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SF to clear thousands of marijuana convictions under Prop 64

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District Attorney George Gascon, center, announced Wednesday that his office will expunge the records of people convicted of marijuana-related offenses in San Francisco since 1975 with the support of, from left, Supervisor Jeff Sheehy, Supervisor Malia Cohen and Rev. Amos Brown of the NAACP. (Michael Barba/S.F. Examiner)

Thousands of people convicted of marijuana offenses in San Francisco will soon have their records cleared under a plan from District Attorney George Gascon to retroactively apply Proposition 64 to every cannabis case in The City since 1975.

Gascon announced on Wednesday that his office will immediately dismiss and seal 3,038 misdemeanor convictions and review another 4,940 more serious felony convictions that could be reduced and resentenced.

“We want to address the wrongs that were caused by the failures of the War on Drugs for many years in this country and begin to fix the harm that was done not only to the entire nation but specifically to communities of color,” Gascon said.

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Under Prop. 64, California voters legalized recreational cannabis for adults over the age of 21 beginning in January. Prop. 64 also allowed those convicted of marijuana offenses to petition their cases for dismissal or reduction to a lesser offense.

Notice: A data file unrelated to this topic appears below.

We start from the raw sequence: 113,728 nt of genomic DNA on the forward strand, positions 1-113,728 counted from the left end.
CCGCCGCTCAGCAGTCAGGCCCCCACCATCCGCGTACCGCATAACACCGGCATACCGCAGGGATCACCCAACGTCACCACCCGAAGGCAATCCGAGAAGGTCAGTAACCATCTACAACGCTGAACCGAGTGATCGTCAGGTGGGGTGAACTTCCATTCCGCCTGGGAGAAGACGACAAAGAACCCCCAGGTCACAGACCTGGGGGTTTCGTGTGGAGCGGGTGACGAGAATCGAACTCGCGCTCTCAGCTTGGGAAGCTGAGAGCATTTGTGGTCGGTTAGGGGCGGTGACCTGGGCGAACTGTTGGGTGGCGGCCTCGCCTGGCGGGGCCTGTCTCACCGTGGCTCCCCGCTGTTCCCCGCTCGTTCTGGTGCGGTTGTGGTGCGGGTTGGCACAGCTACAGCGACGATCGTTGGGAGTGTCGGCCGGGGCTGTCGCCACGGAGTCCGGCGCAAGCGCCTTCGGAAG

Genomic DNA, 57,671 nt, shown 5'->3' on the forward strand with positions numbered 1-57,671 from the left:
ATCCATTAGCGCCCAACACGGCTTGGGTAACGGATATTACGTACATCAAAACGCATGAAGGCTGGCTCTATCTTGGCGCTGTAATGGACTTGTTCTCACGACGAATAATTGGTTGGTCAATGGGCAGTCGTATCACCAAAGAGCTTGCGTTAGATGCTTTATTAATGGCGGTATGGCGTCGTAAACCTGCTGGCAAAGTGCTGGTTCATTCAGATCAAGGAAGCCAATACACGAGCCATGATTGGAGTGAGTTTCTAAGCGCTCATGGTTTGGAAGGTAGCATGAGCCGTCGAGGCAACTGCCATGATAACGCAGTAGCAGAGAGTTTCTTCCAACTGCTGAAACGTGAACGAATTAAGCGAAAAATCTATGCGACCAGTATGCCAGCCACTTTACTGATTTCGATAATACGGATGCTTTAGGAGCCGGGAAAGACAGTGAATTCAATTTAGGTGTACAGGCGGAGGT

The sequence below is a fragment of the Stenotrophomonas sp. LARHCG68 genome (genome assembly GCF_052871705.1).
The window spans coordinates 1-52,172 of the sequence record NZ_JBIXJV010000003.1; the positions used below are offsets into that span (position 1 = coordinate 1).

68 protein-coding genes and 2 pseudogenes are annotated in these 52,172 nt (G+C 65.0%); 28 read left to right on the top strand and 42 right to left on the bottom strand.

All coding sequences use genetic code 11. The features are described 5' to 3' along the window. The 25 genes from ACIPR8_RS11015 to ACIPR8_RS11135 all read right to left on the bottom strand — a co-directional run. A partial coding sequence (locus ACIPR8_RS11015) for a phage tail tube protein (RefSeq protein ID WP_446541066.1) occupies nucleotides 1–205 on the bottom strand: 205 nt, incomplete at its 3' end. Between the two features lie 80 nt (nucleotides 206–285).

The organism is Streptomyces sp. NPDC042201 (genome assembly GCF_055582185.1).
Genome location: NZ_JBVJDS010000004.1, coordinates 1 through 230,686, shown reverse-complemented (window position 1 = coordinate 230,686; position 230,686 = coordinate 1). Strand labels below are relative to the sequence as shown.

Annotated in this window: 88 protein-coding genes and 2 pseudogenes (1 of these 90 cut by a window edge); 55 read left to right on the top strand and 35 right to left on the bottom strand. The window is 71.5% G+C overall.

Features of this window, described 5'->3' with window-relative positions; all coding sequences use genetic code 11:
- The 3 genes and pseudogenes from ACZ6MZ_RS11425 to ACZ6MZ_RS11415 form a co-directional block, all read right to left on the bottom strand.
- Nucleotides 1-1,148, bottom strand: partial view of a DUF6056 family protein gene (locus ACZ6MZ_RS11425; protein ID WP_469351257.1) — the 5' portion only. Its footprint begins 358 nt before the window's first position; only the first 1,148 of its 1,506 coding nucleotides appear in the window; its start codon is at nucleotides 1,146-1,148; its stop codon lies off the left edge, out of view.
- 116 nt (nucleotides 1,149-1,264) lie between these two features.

But Gascon said only 23 people in San Francisco and 4,885 people in California have used Prop. 64 to petition their cases so far. Gascon’s plan is to begin the process automatically in San Francisco without those who are eligible having to hire an attorney or come to court.

“We will do all the work for them,” Gascon said.

The criminal justice system has disproportionately targeted people of color in San Francisco and across the nation, with drug offenses creating barriers to employment and housing for minorities. Gascon said that as many as 2.8 million Californians were arrested on cannabis offenses between 1915 and 2016.

“This is a giant step toward justice and it is a stride toward getting black people free to live in the community, to have jobs, to have health care, to have decent education,” said Rev. Amos Brown, leader of the local chapter of the NAACP.

Supervisor Malia Cohen, who represents the Bayview, said the effort goes hand-in-hand with the equity program she spearheaded to benefit cannabis dispensary applicants previously convicted of drug-related crimes.

“It’s the marrying of our political ideology, finally, in lockstep with our policy,” Cohen said.

Gascon announced the plan at a Hall of Justice news conference Wednesday alongside Brown, Cohen, Office of Cannabis Director Nicole Elliott, Supervisor Jeff Sheehy and Laura Thomas of the Drug Policy Alliance.

Gascon said those with cannabis misdemeanor offenses should check to see if their records have been cleared in the coming months.

The felony cases require a second layer of review and take longer to be resentenced.

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